Juniorprofessorin Xiang Li, Ph.D.

Aktuelle Position

seit 1/19

Leiterin der Forschungsgruppe Internationale Integration der Finanzmärkte, Wirtschaftswachstum und Finanzstabilität

Leibniz-Institut für Wirtschaftsforschung Halle (IWH)

seit 10/18


Martin-Luther-Universität Halle-Wittenberg

seit 10/18

Wissenschaftliche Mitarbeiterin der Abteilung Makroökonomik

Leibniz-Institut für Wirtschaftsforschung Halle (IWH)


  • internationale Finanzen
  • chinesische Wirtschaft
  • Makroökonomik offener Volkswirtschaften

Xiang Li wurde im Oktober 2018 von der Martin-Luther-Universität Halle-Wittenberg zur Juniorprofessorin berufen. Sie ist darüber hinaus Mitarbeiterin der Abteilung Makroökonomik am IWH. Ihre Forschungsinteressen liegen im Bereich internationale Finanzen.

Xiang Li studierte und promovierte an der Peking University.

Ihr Kontakt

Juniorprofessorin Xiang Li, Ph.D.
Mitglied - Abteilung Makroökonomik
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China’s Monetary Policy Communication: Frameworks, Impact, and Recommendations

Michael McMahon Alfred Schipke Xiang Li

in: IMF Working Paper No. 18/244, 2018


Financial markets are eager for any signal of monetary policy from the People’s Bank of China (PBC). The importance of effective monetary policy communication will only increase as China continues to liberalize its financial system and open its economy. This paper discusses the country’s unique institutional setup and empirically analyzes the impact on financial markets of the PBC’s main communication channels, including a novel communication channel. The results suggest that there has been significant progress but that PBC communication is still evolving toward the level of other major economies. The paper recommends medium-term policy reforms and reforms that can be adopted quickly.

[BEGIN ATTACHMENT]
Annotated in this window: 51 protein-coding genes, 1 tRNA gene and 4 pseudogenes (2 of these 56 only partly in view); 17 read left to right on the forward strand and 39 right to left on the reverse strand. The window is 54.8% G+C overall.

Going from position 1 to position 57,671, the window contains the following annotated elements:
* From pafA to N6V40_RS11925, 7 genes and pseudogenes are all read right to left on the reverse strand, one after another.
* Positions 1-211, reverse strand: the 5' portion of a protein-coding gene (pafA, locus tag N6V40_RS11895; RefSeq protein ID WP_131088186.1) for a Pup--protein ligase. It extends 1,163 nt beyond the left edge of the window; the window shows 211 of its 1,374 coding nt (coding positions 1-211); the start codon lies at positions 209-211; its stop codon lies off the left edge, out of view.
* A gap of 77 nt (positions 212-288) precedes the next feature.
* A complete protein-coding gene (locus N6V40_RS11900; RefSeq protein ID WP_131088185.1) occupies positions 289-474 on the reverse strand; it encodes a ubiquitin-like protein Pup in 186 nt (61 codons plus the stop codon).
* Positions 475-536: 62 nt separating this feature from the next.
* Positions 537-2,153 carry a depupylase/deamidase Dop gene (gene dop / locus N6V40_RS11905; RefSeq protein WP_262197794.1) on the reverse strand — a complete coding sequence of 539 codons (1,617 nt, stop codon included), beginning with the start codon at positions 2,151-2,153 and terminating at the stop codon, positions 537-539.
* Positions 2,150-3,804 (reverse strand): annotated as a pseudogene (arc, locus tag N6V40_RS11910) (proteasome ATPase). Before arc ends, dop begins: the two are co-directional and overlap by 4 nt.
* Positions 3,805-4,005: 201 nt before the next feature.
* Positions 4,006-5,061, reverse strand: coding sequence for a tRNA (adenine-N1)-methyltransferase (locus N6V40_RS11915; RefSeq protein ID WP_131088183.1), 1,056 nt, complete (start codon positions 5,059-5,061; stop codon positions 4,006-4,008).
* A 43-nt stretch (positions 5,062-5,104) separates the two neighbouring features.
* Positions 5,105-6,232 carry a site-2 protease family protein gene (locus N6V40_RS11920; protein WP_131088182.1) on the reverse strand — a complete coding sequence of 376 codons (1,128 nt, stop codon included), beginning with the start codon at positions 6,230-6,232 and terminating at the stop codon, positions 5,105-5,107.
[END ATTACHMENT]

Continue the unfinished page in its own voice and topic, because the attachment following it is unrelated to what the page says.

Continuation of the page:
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Within Gain, Structural Pain: Capital Account Liberalization and Economic Growth

Xiang Li Dan Su

in: New Structural Economics Working Paper No. E2018010, 2018


This paper is the first to study the effects of capital account liberalization on structural transformation and compare the contribution of within term and structural term to economic growth. We use a 10-sector-level productivity dataset to decomposes the effects of opening capital account on within-sector productivity growth and cross-sector structural transformation. We find that opening capital account is associated with labor productivity and employment share increment in sectors with higher human capital intensity and external financial dependence, as well as non-tradable sectors. But it results in a growth-reducing structural transformation by directing labor into sectors with lower productivity. Moreover, in the ten years after capital account liberalization, the contribution share of structural transformation decreases while that of within productivity growth increases. We conclude that the relationship between capital account liberalization and economic growth is within gain and structural pain.

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